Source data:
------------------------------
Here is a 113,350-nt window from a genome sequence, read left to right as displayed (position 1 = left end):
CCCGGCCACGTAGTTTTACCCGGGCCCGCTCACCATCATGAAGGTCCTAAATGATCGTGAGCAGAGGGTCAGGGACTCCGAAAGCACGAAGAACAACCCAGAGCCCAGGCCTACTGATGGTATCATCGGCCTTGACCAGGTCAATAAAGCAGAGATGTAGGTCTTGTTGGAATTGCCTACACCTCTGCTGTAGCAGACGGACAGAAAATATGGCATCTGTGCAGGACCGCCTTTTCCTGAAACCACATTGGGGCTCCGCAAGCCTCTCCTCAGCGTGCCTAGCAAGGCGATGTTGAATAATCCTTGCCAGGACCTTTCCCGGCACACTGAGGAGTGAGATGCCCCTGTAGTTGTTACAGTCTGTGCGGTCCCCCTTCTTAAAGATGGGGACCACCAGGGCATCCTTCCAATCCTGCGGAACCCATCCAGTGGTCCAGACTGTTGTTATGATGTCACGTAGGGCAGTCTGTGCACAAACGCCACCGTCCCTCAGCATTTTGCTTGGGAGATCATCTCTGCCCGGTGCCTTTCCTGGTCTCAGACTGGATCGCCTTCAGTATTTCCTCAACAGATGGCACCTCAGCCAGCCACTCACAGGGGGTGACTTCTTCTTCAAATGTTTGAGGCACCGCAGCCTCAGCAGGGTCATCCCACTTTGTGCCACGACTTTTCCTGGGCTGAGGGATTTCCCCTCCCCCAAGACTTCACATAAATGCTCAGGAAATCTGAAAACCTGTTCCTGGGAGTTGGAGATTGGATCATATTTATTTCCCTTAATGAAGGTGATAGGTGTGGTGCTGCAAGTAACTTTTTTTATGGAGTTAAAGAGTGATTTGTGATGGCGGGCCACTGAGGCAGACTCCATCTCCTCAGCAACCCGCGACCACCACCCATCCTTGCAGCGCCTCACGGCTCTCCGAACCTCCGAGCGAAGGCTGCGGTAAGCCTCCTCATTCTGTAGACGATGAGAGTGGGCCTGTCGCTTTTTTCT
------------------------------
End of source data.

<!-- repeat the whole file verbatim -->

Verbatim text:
Here is a 113,350-nt window from a genome sequence, read left to right as displayed (position 1 = left end):
CCCGGCCACGTAGTTTTACCCGGGCCCGCTCACCATCATGAAGGTCCTAAATGATCGTGAGCAGAGGGTCAGGGACTCCGAAAGCACGAAGAACAACCCAGAGCCCAGGCCTACTGATGGTATCATCGGCCTTGACCAGGTCAATAAAGCAGAGATGTAGGTCTTGTTGGAATTGCCTACACCTCTGCTGTAGCAGACGGACAGAAAATATGGCATCTGTGCAGGACCGCCTTTTCCTGAAACCACATTGGGGCTCCGCAAGCCTCTCCTCAGCGTGCCTAGCAAGGCGATGTTGAATAATCCTTGCCAGGACCTTTCCCGGCACACTGAGGAGTGAGATGCCCCTGTAGTTGTTACAGTCTGTGCGGTCCCCCTTCTTAAAGATGGGGACCACCAGGGCATCCTTCCAATCCTGCGGAACCCATCCAGTGGTCCAGACTGTTGTTATGATGTCACGTAGGGCAGTCTGTGCACAAACGCCACCGTCCCTCAGCATTTTGCTTGGGAGATCATCTCTGCCCGGTGCCTTTCCTGGTCTCAGACTGGATCGCCTTCAGTATTTCCTCAACAGATGGCACCTCAGCCAGCCACTCACAGGGGGTGACTTCTTCTTCAAATGTTTGAGGCACCGCAGCCTCAGCAGGGTCATCCCACTTTGTGCCACGACTTTTCCTGGGCTGAGGGATTTCCCCTCCCCCAAGACTTCACATAAATGCTCAGGAAATCTGAAAACCTGTTCCTGGGAGTTGGAGATTGGATCATATTTATTTCCCTTAATGAAGGTGATAGGTGTGGTGCTGCAAGTAACTTTTTTTATGGAGTTAAAGAGTGATTTGTGATGGCGGGCCACTGAGGCAGACTCCATCTCCTCAGCAACCCGCGACCACCACCCATCCTTGCAGCGCCTCACGGCTCTCCGAACCTCCGAGCGAAGGCTGCGGTAAGCCTCCTCATTCTGTAGACGATGAGAGTGGGCCTGTCGCTTTTTTCT